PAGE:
I often find much that’s despicable in the news, but hardly ever anything that’s surprising. When one has lived for… well, a long time, one can’t help becoming somewhat jaded.
Hence I must thank Sarah Broughton, the head of consular affairs at the Foreign Office, for shaking me out of my torpor. In a few clear, unequivocal words she left me speechless, with my mouth open wide enough to accommodate my heart and what’s left of my other internal organs.
The words that had such a shattering effect appear in Miss Broughton’s letter to the lawyers acting for Nazanin Zaghari-Ratcliff, a Briton of Iranian descent languishing in a Tehran prison on a trumped-up charge.
British subjects, explained Miss Broughton, “have no legal right to consular assistance” or the government’s diplomatic protection even if falsely accused and tortured. This is the most revolting statement I’ve seen emerging from the government, and the list of candidates for that distinction is long.
It has been assumed since time immemorial that any British subject arrested oversees has the right to at least consular access. If falsely accused (like Mrs Ratcliff), the subject must be secure in the knowledge that the government will seek every possible diplomatic and legal redress to secure his release.
Such is the nature of the ancient compact between the state and the citizen: protectio trahit subjectionem, subjectio protectionem (protection entails allegiance; allegiance, protection). The Foreign Office statement breaks the compact, leading to a logical conclusion: if the government withdraws its protection, we can withdraw our allegiance.
Interestingly, HMG won’t do what it asks of others. Here, I’ve opened my passport to read these words on the inside cover: “Her Britannic Majesty’s Secretary of State Requests and requires in the Name of Her Majesty all those whom it may concern to allow the bearer to pass freely without let or hindrance, and to afford the bearer such assistance and protection as may be necessary.”
Not only requests but also requires, eh? If I were a foreign official, I’d just say “Look who’s talking. Why should I assist and protect waylaid Britons if even their own government won’t do that?”
If the aforementioned legal principle is now null and void, we should campaign for the posthumous rehabilitation of William Joyce, known as Lord Haw-Haw. In 1946 that Nazi propagandist went to the gallows on a technicality.
Though Joyce was a US and Irish citizen, he managed to obtain a British passport on false pretences, developing a phony upper-class British accent in the process. That was the passport he used to travel to Nazi Germany, and that was the accent he used when becoming Goebbels’s Anglophone voice.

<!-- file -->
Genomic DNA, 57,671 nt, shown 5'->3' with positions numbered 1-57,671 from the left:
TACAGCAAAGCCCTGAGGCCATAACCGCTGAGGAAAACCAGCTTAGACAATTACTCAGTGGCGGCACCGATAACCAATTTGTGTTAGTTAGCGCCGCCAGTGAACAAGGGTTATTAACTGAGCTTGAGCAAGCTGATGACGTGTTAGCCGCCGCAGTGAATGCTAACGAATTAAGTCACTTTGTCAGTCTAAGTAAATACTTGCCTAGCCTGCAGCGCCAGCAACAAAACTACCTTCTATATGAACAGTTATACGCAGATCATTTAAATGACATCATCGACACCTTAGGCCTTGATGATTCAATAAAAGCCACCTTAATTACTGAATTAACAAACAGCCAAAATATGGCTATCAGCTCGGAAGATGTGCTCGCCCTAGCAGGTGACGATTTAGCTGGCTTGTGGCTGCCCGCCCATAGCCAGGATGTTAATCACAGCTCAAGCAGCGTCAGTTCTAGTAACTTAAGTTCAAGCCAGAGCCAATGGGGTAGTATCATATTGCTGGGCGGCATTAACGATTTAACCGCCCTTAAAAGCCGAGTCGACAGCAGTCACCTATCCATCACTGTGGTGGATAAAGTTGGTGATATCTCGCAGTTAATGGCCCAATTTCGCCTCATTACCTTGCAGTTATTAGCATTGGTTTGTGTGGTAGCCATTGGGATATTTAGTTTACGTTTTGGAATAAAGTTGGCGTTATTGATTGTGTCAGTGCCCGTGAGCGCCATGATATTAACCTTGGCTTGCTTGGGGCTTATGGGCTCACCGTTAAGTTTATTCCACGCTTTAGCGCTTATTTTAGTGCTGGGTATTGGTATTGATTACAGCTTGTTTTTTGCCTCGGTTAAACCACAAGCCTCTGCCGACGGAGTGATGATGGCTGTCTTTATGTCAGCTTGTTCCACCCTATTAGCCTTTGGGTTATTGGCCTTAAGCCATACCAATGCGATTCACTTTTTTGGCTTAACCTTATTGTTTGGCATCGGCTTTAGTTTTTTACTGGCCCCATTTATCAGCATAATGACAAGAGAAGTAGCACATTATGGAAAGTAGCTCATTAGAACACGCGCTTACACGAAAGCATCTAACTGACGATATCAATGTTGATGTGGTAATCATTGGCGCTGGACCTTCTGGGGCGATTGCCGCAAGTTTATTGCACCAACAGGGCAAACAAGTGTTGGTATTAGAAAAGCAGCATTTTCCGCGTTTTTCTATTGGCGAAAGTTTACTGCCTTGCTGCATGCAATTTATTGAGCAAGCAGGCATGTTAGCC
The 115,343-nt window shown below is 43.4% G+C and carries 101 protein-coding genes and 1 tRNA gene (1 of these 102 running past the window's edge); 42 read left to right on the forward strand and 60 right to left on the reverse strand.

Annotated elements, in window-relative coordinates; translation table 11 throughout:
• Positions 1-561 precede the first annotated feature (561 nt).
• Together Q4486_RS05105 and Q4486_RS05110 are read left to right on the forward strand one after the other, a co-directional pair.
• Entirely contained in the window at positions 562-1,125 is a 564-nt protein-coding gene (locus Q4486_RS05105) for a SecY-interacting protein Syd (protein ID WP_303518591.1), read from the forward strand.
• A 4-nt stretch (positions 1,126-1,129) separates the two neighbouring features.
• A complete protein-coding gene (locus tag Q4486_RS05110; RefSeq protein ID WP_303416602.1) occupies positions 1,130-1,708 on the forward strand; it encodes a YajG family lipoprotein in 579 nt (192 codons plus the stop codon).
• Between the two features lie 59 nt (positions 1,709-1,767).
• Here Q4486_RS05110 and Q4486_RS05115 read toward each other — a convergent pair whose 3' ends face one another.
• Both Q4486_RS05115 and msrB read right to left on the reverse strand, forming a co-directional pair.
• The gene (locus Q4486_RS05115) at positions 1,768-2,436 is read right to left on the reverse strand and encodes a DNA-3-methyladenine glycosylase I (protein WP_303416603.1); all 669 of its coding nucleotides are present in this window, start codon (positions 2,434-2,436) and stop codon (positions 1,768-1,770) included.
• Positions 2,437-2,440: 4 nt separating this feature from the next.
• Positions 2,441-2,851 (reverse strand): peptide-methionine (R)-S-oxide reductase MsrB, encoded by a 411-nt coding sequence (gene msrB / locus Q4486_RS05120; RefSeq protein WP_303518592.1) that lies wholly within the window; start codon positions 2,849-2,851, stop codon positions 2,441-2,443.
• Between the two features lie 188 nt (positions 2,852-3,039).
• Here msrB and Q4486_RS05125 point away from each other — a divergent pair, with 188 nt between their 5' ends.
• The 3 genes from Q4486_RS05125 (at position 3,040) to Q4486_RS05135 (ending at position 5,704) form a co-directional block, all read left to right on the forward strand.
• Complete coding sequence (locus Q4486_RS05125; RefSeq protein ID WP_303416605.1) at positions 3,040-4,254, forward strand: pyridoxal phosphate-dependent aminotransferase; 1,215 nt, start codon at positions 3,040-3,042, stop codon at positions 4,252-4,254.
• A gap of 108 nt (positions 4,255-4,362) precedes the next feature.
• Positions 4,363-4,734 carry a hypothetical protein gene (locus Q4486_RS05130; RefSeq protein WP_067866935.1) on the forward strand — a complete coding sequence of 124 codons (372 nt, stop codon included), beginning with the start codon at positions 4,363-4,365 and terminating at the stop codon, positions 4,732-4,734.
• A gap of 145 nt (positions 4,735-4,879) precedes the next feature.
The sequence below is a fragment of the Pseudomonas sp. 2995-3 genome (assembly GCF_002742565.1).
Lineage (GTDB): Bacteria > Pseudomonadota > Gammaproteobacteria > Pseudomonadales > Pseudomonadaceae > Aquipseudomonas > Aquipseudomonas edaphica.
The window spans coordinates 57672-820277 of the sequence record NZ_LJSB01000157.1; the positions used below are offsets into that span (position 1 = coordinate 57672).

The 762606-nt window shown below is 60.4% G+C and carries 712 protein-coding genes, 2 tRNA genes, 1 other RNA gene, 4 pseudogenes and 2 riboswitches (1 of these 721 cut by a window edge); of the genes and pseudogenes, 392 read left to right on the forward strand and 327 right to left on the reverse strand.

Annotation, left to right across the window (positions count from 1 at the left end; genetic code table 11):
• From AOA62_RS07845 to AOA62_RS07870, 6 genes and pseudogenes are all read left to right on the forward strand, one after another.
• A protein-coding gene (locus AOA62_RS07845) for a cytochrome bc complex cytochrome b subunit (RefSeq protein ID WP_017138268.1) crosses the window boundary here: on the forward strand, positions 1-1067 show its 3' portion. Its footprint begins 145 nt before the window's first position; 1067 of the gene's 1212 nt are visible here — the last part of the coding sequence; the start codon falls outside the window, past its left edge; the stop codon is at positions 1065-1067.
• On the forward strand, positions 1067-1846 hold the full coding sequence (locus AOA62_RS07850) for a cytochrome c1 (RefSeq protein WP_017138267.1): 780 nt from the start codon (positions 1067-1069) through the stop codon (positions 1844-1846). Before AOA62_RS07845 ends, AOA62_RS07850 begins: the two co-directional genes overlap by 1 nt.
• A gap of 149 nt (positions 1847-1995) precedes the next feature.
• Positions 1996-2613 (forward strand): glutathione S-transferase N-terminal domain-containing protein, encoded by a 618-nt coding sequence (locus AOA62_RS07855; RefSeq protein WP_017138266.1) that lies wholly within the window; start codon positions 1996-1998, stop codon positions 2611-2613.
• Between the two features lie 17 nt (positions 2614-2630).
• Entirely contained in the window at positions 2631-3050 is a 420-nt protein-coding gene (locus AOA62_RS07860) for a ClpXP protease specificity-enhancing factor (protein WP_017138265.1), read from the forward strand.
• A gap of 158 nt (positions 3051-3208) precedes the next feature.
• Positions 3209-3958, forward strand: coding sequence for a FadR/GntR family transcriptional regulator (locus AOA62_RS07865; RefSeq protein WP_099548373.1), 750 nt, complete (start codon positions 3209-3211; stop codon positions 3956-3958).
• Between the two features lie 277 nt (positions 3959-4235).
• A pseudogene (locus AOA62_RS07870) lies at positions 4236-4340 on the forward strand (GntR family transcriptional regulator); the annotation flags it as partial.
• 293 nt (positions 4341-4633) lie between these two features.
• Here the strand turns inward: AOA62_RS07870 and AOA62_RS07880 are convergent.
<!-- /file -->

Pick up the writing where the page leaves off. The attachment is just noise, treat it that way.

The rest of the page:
The prosecution was able to charge Joyce with treason and invoke the principle of protectio trahit subjectionem, subjectio protectionem. Since he used a British passport to go to Germany, Joyce was entitled to the protection of the Crown, while the latter was entitled to his loyalty.
Had he used one of his other passports, he would have got off. Since neither the US nor Ireland was at war with Germany at the time Joyce went there, he couldn’t be judged a traitor to those countries. And Joyce couldn’t be a traitor to Britain because, as a non-subject, he didn’t owe her any subjectio.
What I found as astounding as the FO statement itself is the muted, nonchalant reaction to it. Thus The Times only mentioned that “the government’s position has profound implications for all British citizens travelling abroad”. I daresay those implications go quite a bit wider than that.
The government’s position brings into question the very nature of government, along with the factors of its legitimacy. It breaks the bilateral compact balancing rights and duties that lies at the foundation of any civilised state. This position implies a unilateral arrangement hitherto associated only with tyrannies: the citizens owe the state everything, while the state owes them nothing.
I’m not trying to distract public attention from genuflecting to the thunderous din of Black Lives Matter. All I’m trying to say is that other things matter too, and some, at the risk of being smitten with a woke lightning, may mean even more.
Prime among them is the constitutional relationship between the state and the people. When that disintegrates, so do a whole raft of erstwhile certitudes on which statehood rests. Its legs buckling, the state may go plop on its belly, crushing us all under its weight.